A swollen and red uvula (the thing that hangs down in the back of the throat. You can see it in the image below), as well as swollen and red tonsils. A look in the mirror in the morning may reveal a throat that looks like this:
Sore jaws, headaches, neck aches and ear aches on awakening in the morning. These are symptoms of “night grinding, and are indicative of TemporoMandibular Dysfunction which is covered on my pages on TMJ. Night grinding is often associated with muscle hyperactivity which, in turn, is caused by the oxygen desaturation brought about due to sleep apnea.
Restless muscles during sleep. Lack of oxygen in the blood causes all muscles to become restless. Persons with sleep apnea often find their legs in nearly constant motion during the night, or they may find themselves kicking in their sleep.
Multiple sudden awakenings during sleep. When a person ceases to breath during sleep, he or she may wake up, often with a gasp, many times a night. This may happen literally hundreds of times a night, or just a few dozen. Not everyone with severe OSA experiences sudden awakenings since many patients are simply aroused to a lighter level of sleep in which they regain muscle tone in the throat so that breathing may begin again.
Excessive daytime sleepiness. Even if a person with sleep apnea does not awaken many times a night, he or she must continuously rise to a lighter level of sleep in order to regain enough control of the throat muscles to relieve the obstruction. This reduces the quality of the sleep. Patients with OSA often complain of waking up feeling like they had never slept at all. They often feel worse after taking a nap than they did before napping.
Impotence, and/or lack of interest in sex. Sleep apnea has wide ranging physiological and psychological effects, including high blood pressure, slowed heart rate, changes in appetite and sexual arousal. For men especially, the inability to perform sexually is a major cause of depression and loss of confidence. Obstructive sleep apnea is probably a silent factor in the failure of many marriages.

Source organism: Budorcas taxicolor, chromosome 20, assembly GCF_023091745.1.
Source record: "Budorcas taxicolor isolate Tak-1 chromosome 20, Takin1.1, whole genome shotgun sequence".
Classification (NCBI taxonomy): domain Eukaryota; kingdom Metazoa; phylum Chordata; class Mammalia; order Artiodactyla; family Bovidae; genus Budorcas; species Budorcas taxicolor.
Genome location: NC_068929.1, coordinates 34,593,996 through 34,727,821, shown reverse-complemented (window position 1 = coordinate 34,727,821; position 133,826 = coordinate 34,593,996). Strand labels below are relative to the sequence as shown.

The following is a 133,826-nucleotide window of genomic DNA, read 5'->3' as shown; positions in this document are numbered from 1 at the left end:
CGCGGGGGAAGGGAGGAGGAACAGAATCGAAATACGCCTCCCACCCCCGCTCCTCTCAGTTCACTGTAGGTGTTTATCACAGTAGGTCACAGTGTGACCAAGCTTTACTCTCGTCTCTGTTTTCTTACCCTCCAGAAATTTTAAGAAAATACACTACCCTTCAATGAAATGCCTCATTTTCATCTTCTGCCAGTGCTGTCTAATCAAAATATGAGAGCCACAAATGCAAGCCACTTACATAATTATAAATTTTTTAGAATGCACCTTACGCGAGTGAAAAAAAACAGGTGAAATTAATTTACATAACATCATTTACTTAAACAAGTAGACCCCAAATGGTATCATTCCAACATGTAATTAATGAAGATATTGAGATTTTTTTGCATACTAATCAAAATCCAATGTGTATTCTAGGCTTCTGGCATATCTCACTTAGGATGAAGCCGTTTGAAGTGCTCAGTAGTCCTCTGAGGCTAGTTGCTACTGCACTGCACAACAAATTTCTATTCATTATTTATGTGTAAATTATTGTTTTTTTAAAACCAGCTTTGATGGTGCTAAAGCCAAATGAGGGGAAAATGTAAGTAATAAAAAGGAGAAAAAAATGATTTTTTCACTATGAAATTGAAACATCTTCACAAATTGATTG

Attention Deficit Hyperactivity Disorder (ADHD) in childrenand adults.
We used to think that tooth grinding in children was perfectly normal. New research, however, has cast doubt on this old axiom. The grinding of the teeth during sleep in both adults and in children is now considered an indication that the patient may not be breathing correctly during sleep. Children tend to have extremely large tonsils and adenoids which may block the airway and in some cases cause the child to stop breathing for varying lengths of time during sleep. Obstructive Sleep Apnea has been linked to attention deficit hyperactivity disorder (ADHD) in children.
Of course not all children who grind their teeth at night suffer from OSA, but parents should be aware of the other symptoms that their child may display if they fail to breath properly at night. If your child suffers from one or more of the following symptoms in addition to night grinding, you should consult a pediatrician.
Behavioral and mental effects, include:
- Excessive sleepiness during the day
- Hyperactive behavior
- Other behavioral disturbances
- Decreased school performance
- Mental retardation (in severe, untreated cases)
Cardiovascular effects, include:
- High blood pressure
- Pulmonary hypertension (High blood pressure in the lungs)
- Abnormal heart function
Other health effects
- Diminished growth due to reduced hormone production
- Re-shaping of the ribs (due to increased respiratory effort)
- Bed wetting
- Worsening of coexisting medical conditions, including asthma.
- Sleepiness leading to traffic and occupational accidents.
- Impaired memory
- personality changes
- Impaired concentration
- Poor job performance
- Sudden death from heart attack or stroke.
Obstructive Sleep apnea-Who treats OSA, and how is it treated?==>>